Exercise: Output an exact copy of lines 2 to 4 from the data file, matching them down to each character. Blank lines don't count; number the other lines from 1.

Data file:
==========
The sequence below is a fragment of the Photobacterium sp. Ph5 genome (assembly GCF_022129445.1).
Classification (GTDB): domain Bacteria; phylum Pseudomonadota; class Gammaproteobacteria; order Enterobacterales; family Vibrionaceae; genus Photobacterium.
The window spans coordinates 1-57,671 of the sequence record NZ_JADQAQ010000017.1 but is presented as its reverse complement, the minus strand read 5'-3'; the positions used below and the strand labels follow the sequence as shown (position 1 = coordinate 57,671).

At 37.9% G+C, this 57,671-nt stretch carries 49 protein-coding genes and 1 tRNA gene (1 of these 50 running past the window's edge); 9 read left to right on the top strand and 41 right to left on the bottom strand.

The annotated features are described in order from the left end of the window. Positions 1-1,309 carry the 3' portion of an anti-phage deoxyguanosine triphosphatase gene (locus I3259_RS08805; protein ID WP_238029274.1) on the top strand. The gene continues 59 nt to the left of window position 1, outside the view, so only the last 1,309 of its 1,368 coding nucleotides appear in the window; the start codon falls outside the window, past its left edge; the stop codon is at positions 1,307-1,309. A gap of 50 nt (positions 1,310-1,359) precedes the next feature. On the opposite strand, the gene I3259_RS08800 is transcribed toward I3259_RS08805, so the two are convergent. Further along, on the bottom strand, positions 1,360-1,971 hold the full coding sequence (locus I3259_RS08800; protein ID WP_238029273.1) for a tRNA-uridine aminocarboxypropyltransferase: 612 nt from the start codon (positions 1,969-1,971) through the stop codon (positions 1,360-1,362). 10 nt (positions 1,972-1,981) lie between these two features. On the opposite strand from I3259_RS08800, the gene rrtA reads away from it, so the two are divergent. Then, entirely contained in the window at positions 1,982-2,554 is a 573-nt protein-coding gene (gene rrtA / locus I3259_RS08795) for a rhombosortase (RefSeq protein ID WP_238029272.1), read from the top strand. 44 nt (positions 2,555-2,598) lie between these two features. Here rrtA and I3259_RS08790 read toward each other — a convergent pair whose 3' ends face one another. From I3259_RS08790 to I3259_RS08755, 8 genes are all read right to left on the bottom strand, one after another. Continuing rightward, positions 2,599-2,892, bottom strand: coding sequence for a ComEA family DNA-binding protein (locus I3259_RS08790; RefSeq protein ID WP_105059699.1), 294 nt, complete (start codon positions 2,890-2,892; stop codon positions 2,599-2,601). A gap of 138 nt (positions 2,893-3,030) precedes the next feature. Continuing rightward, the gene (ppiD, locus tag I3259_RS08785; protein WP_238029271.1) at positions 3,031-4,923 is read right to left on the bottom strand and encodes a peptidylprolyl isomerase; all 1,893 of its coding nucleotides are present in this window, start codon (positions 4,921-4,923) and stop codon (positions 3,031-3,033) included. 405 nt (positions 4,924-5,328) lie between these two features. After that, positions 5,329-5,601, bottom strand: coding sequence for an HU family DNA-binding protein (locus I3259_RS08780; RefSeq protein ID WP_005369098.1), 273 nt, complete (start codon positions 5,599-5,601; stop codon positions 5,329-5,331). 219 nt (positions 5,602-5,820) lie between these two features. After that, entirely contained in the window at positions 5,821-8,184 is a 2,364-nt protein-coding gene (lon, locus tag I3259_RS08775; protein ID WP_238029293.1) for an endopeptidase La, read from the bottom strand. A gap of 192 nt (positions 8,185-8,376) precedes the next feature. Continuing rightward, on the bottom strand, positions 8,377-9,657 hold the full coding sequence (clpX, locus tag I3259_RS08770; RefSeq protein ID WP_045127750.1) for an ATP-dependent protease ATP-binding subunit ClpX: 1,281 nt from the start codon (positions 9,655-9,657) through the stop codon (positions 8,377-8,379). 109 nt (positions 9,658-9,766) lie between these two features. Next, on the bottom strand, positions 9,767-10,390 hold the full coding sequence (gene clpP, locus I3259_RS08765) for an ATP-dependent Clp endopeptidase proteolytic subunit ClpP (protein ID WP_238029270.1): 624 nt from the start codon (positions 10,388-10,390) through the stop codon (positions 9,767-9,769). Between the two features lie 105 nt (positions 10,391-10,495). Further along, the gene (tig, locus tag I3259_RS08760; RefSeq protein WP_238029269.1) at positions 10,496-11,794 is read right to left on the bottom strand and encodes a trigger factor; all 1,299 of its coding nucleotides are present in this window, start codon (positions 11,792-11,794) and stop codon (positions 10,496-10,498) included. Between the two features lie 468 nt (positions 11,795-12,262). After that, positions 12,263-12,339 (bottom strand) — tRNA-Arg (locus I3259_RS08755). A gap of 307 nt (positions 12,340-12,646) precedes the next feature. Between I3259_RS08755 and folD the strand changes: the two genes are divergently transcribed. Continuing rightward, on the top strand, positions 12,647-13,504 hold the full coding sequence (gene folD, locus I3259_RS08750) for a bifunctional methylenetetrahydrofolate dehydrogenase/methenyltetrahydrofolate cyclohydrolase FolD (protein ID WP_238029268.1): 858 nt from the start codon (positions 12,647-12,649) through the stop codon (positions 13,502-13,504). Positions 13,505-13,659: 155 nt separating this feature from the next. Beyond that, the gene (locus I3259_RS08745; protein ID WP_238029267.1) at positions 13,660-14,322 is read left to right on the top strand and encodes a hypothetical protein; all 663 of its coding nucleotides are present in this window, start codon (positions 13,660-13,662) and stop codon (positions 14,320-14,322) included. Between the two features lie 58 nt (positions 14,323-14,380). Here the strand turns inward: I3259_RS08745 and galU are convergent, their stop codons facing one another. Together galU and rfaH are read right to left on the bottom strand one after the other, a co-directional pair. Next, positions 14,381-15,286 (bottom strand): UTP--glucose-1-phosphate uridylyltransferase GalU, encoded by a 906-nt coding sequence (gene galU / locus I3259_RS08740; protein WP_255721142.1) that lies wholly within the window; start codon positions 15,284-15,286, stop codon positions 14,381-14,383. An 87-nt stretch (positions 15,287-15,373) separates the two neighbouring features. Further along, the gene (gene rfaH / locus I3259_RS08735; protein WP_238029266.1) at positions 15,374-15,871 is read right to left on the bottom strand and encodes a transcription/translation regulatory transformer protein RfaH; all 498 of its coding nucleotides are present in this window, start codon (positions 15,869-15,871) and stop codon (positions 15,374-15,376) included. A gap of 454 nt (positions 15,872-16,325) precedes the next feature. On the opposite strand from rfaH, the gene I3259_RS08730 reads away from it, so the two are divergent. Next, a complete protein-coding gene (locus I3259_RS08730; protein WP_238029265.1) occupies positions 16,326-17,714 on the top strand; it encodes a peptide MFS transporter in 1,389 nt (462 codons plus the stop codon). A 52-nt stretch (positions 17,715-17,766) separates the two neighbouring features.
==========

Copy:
Classification (GTDB): domain Bacteria; phylum Pseudomonadota; class Gammaproteobacteria; order Enterobacterales; family Vibrionaceae; genus Photobacterium.
The window spans coordinates 1-57,671 of the sequence record NZ_JADQAQ010000017.1 but is presented as its reverse complement, the minus strand read 5'-3'; the positions used below and the strand labels follow the sequence as shown (position 1 = coordinate 57,671).

At 37.9% G+C, this 57,671-nt stretch carries 49 protein-coding genes and 1 tRNA gene (1 of these 50 running past the window's edge); 9 read left to right on the top strand and 41 right to left on the bottom strand.